BLURRED LINES: LATE MEDIEVAL COUNTERPOINT AND ARCHITECTURAL DESIGN
Graeme Boone, Ohio State University
Art historians and musicologists alike have long intuited a shared identity between late-medieval polyphony and flamboyant architectural design, but the nature and significance of this striking resemblance has never been seriously discussed. Close study of the surviving evidence demonstrates that identical constructive principles are at work in both arenas, suggesting the existence of a distinctive intellectual, aesthetic, and cultural turn on the eve of the Renaissance, the full recognition of which stands to transform the disciplines of late-medieval musicology and art history, and to anchor our understanding of fifteenth-century European mentalities in a broader and more inclusive way.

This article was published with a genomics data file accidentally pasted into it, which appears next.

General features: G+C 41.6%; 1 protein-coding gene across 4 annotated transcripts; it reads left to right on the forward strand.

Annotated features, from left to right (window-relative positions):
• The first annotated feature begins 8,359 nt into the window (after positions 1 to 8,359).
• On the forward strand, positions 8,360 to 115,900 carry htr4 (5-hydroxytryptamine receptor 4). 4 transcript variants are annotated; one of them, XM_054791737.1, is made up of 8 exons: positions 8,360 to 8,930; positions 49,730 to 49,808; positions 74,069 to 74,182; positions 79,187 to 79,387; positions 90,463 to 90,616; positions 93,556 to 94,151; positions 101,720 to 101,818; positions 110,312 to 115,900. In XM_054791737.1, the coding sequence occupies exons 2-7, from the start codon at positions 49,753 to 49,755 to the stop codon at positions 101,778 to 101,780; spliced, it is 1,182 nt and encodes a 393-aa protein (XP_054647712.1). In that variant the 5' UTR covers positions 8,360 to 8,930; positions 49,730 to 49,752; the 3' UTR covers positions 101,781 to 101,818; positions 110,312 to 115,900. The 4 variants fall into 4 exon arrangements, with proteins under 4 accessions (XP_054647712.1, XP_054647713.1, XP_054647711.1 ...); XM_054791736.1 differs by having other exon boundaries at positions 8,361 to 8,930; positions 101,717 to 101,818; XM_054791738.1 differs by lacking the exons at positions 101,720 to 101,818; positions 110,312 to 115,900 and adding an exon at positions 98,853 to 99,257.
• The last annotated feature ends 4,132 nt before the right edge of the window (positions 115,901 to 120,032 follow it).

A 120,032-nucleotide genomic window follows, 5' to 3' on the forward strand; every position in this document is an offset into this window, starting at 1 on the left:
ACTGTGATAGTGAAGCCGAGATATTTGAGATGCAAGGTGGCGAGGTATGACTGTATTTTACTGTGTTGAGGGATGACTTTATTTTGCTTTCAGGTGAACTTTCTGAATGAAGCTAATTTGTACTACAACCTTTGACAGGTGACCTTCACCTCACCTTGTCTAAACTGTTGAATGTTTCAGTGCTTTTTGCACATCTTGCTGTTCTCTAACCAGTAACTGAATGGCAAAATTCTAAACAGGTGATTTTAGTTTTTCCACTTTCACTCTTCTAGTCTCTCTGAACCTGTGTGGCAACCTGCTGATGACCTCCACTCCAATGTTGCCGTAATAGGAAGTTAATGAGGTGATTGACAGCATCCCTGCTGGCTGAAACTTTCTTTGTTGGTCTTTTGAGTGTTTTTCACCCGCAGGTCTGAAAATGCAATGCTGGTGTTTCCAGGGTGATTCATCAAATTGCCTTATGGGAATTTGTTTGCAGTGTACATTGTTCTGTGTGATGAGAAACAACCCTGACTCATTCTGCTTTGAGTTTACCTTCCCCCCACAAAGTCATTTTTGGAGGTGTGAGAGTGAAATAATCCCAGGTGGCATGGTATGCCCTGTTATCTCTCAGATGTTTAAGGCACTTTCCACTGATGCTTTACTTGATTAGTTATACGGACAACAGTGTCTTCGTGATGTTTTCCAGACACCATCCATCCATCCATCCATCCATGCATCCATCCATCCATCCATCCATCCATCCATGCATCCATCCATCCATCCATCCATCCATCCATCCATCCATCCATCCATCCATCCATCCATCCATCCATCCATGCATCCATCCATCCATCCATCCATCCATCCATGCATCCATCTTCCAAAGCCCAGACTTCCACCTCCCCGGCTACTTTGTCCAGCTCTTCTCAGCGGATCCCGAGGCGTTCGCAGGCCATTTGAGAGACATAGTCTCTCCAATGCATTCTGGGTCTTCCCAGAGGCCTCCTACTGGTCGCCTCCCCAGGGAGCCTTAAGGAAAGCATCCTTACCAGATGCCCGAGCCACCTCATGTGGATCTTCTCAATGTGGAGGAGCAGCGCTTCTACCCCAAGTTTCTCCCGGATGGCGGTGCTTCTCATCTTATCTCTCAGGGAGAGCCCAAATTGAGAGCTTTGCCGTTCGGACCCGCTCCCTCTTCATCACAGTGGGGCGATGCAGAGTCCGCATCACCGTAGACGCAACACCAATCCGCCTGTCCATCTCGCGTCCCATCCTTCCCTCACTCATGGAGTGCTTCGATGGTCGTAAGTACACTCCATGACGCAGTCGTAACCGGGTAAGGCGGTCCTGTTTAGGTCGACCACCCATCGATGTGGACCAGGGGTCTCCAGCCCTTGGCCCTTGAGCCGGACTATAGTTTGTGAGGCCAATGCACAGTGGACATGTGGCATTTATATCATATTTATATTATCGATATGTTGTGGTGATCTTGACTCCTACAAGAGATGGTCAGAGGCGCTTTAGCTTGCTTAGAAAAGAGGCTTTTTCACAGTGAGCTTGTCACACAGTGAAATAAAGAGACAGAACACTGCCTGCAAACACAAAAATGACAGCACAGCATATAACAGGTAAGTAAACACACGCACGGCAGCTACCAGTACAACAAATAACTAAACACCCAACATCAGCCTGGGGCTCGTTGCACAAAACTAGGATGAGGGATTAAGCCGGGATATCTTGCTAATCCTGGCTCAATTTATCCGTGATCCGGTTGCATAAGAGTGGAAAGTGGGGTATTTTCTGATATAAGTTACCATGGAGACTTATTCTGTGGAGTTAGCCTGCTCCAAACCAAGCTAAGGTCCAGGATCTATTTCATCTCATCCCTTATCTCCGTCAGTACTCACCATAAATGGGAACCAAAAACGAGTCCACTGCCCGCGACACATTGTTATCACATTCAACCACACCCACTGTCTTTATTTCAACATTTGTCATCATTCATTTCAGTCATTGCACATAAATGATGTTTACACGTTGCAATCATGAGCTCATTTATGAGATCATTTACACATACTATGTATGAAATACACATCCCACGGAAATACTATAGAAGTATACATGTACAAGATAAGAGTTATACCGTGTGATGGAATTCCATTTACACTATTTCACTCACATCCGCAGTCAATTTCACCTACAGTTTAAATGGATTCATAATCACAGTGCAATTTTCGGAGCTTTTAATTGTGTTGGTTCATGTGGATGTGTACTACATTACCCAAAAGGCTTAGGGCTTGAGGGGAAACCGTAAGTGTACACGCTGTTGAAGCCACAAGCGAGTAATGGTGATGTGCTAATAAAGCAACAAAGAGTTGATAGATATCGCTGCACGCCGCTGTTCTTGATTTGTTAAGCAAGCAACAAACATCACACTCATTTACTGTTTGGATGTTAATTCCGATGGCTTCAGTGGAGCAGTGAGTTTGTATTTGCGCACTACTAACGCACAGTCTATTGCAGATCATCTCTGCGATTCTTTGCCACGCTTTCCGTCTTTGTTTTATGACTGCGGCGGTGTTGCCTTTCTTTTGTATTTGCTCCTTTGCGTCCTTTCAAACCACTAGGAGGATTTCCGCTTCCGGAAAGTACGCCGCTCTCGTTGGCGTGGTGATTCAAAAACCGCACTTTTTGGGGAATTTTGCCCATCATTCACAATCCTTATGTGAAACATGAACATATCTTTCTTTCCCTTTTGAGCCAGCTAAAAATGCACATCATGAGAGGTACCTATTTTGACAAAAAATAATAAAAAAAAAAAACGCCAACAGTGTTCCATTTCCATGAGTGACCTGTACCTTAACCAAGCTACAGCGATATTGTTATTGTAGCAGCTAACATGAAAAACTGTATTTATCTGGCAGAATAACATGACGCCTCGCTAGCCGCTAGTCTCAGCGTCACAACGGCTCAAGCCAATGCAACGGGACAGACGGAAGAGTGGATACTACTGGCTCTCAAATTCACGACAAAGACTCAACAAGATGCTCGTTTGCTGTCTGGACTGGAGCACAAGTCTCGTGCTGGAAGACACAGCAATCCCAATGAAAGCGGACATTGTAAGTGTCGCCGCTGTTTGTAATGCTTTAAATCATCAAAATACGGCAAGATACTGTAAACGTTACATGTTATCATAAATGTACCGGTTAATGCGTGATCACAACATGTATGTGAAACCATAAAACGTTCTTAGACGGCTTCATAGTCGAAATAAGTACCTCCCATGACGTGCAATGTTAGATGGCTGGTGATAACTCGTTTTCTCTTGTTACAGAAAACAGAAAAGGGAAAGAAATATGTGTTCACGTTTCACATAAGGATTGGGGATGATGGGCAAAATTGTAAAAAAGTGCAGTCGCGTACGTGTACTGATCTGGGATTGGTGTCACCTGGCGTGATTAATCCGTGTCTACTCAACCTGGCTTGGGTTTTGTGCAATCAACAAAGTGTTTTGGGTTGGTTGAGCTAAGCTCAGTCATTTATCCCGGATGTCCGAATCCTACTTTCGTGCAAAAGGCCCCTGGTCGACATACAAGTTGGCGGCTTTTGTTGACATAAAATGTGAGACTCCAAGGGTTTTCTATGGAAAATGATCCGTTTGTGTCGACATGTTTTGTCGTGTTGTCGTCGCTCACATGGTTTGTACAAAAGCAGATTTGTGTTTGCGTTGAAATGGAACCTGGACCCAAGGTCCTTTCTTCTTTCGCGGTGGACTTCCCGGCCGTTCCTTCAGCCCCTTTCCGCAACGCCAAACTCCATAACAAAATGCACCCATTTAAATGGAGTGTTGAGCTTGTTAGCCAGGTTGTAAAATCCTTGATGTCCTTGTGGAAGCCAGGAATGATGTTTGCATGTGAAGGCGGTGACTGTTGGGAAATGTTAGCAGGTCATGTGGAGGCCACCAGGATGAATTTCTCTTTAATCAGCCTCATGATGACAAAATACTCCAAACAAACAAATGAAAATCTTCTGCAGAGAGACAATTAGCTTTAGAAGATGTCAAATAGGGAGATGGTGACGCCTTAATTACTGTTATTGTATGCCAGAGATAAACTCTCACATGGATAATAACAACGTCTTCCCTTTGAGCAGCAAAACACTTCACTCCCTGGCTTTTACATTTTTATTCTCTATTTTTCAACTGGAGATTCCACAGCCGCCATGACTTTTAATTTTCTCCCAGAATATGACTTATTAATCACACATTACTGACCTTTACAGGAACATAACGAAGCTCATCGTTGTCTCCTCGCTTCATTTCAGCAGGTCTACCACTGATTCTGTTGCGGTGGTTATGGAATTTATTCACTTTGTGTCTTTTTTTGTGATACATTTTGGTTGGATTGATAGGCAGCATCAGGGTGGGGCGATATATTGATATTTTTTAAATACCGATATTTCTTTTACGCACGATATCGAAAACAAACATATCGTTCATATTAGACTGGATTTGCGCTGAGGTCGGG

Graeme Boone is Professor of Musicology at The Ohio State University. A scholar of Renaissance polyphony and American popular music, he is the author of Patterns in Play (OUP, 1999) and numerous articles on paleography, musical analysis, and the relationship between poetry and song in the fifteenth century. He has also co-edited a book of essays on the analysis of rock music (Understanding Rock, 1997).
This event is hosted by the Columbia University Seminar in Medieval Studies.